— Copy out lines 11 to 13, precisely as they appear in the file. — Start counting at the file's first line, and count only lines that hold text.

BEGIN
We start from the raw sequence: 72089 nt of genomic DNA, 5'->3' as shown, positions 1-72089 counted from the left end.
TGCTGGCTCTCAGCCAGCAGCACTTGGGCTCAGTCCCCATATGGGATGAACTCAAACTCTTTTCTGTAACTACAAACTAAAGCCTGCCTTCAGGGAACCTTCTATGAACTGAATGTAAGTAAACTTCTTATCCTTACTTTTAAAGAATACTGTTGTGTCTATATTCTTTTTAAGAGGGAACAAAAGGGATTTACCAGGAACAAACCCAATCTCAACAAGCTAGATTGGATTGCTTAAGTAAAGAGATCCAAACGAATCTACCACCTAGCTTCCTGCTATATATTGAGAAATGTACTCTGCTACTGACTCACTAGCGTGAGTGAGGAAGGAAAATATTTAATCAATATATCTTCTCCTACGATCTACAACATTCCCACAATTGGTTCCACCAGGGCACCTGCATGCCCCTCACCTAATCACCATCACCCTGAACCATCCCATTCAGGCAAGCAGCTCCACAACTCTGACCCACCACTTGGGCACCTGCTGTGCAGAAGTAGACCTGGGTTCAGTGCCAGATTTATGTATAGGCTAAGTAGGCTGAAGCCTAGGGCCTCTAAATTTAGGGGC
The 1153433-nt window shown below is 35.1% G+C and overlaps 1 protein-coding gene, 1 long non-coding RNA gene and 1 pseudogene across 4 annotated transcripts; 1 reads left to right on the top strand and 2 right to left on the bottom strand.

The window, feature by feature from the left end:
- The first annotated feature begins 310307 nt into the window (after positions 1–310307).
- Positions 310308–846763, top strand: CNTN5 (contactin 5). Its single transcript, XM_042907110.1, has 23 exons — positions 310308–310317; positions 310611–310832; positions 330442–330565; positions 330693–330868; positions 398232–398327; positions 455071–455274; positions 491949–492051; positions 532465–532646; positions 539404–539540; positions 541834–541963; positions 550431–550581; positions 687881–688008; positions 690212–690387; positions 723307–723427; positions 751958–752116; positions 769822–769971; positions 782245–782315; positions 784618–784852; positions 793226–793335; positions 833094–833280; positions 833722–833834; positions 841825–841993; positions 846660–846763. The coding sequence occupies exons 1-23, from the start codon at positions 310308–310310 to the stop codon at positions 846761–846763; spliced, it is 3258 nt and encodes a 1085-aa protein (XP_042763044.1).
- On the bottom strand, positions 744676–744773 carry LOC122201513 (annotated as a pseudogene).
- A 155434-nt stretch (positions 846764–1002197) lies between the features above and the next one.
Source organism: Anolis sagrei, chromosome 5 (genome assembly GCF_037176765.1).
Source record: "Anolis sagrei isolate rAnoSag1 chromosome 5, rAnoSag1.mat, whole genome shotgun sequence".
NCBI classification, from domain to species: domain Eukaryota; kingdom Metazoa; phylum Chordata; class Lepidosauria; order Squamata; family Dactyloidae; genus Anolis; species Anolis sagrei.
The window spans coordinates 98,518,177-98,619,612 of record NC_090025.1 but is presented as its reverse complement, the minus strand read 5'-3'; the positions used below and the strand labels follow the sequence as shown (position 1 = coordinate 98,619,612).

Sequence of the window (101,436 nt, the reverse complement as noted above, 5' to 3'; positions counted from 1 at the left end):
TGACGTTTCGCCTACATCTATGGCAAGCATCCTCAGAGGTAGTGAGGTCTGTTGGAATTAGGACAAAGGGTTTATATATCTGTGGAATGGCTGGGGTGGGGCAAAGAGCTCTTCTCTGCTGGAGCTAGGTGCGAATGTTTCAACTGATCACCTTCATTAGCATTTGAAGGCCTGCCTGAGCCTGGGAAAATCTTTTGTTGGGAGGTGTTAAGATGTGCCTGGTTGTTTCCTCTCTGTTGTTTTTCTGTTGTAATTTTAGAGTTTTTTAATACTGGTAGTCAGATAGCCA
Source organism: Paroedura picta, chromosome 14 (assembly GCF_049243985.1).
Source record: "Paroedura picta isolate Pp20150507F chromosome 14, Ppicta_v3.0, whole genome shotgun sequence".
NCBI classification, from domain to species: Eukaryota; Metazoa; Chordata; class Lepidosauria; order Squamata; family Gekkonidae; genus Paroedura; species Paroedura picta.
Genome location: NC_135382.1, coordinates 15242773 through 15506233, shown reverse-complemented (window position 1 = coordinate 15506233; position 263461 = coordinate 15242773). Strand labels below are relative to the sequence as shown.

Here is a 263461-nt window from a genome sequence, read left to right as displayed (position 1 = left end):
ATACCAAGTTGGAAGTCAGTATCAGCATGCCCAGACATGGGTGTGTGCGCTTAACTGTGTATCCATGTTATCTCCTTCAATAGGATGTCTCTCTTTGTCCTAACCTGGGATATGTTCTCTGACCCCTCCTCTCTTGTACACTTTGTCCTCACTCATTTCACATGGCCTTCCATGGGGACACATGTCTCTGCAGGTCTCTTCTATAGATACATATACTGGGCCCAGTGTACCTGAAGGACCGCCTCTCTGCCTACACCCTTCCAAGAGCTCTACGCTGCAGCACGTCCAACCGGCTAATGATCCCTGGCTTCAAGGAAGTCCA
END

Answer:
NCBI classification, from domain to species: domain Eukaryota; kingdom Metazoa; phylum Chordata; class Lepidosauria; order Squamata; family Dactyloidae; genus Anolis; species Anolis sagrei.
The window spans coordinates 98,518,177-98,619,612 of record NC_090025.1 but is presented as its reverse complement, the minus strand read 5'-3'; the positions used below and the strand labels follow the sequence as shown (position 1 = coordinate 98,619,612).

Sequence of the window (101,436 nt, the reverse complement as noted above, 5' to 3'; positions counted from 1 at the left end):